Are we witnesses to the birth of a new paradigm? One in which all people are equal? Where there’s not such a disparity between Rich and poor? White and black? Where no college student has to take on debt so enormous that they’ll never be able to buy a place to live?
In this time of instant photos, instant video, instant everything, a Smart Phone video taken by a 17-year-old girl, may be key.
The video of George Floyd’s death clearly shows now fired cop Derek Chauvin pressing his knee against Floyd’s neck until it killed him. When I first saw the video, several things shocked me: the way Chauvin kept his hand in his pocket, sort of casual, the way he looked at the videographer- the directness of his gaze – and that I was watching a white cop kill an unarmed black man while three other cops stood nearby, watching.
During the news tour tonight of various cities where protesters were out I recognized Lafayette Park. In 1970, I was there for a huge protest against the war in Vietnam. We slept in that park. I remember someone handing out tubes of Vaseline and advising us to smear it all over our faces to protect ourselves against tear gas. I remember being really uncomfortable sleeping on the ground and worrying that we might be gassed during the night. I also remember thinking that Vaseline wouldn’t work since I’d have to rub it in my eyes and inside my nose and mouth to be protected.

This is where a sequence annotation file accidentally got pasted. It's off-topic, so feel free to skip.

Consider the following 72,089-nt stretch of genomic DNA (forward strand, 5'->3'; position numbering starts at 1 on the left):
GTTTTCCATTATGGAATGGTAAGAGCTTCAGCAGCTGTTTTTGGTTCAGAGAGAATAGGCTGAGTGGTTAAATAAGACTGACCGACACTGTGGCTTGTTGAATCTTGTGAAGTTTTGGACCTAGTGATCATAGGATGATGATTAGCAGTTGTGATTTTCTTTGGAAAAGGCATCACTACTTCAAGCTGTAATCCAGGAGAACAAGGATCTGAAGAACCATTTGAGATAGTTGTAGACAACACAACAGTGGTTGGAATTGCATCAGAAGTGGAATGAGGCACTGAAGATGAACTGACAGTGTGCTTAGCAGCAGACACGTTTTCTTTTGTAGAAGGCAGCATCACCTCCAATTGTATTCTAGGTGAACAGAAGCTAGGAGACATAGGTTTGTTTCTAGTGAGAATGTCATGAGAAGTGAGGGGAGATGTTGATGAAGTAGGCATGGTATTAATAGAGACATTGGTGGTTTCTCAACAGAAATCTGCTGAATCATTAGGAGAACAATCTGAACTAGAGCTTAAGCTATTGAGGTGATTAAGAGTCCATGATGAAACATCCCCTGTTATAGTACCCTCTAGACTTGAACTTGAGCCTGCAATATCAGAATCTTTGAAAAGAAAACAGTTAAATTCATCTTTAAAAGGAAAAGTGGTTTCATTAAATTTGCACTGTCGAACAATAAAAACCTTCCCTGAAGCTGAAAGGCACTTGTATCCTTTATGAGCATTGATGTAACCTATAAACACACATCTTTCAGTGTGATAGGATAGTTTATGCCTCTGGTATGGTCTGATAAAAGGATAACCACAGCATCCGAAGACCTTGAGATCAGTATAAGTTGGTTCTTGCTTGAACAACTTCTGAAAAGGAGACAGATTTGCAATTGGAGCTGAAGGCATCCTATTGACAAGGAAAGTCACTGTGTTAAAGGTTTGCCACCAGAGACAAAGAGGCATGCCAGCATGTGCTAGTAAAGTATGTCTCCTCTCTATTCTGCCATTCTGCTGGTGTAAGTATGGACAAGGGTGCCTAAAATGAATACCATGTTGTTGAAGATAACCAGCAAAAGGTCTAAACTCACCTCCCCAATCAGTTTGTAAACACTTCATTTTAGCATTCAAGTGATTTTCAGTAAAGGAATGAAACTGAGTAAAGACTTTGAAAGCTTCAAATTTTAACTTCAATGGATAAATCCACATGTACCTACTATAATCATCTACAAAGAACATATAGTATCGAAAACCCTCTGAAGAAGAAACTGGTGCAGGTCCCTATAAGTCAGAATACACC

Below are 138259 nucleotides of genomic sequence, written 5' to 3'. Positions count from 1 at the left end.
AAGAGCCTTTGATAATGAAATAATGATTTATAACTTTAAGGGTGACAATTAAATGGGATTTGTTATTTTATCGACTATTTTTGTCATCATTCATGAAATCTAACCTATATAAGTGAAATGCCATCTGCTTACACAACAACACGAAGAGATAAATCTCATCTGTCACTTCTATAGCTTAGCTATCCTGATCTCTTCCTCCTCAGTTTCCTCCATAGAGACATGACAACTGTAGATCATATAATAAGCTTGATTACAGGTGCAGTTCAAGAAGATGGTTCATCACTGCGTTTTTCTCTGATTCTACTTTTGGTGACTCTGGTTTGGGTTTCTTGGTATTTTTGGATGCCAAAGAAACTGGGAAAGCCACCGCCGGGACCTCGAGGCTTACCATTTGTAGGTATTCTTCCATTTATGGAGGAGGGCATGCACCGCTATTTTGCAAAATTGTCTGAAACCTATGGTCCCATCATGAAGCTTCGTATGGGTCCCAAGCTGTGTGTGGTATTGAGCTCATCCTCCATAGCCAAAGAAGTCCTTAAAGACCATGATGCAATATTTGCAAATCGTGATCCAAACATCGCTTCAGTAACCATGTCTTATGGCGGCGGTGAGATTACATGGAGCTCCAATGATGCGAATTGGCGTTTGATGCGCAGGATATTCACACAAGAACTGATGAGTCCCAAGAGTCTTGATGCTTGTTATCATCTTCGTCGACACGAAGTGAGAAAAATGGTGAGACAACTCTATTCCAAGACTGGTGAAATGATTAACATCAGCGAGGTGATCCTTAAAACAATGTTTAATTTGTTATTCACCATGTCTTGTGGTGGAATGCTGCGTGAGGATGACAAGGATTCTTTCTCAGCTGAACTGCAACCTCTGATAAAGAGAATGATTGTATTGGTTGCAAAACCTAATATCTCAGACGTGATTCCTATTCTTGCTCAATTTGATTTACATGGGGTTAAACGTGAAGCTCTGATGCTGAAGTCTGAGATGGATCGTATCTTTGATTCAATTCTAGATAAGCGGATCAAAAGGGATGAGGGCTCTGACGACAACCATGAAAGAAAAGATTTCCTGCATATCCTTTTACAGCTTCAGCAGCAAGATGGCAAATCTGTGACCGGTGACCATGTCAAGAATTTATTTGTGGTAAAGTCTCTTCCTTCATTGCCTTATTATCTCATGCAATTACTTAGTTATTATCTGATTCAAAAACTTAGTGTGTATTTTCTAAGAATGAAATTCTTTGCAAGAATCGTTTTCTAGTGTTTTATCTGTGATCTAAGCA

Interestingly, Rob was also at that protest but got to sleep in a real bed that night above a bookstore where some protesters had gathered. Our paths didn’t cross.
Protest is our first amendment right.We protest against situations — war, inequality, discrimination, a rigged system, sanctions against and invasions of foreign countries. The idea with democracy is founded on certain rights and many of them have been trashed during this administration.
It’s not as if the murder of George Floyd by a white cop is anything new. But because a Smart Phone captured it on video, because that video went viral, this murder is different. This moment is different. In his final moments, we hear George Floyd calling out to his dead mom.
When Rob and I heard that, we looked at each other and Rob vocalized my thought: He called out to his mom because she was there, ready to accompany him into the afterlife. And now the tragic death of George Floyd has triggered a massive movement for systemic change.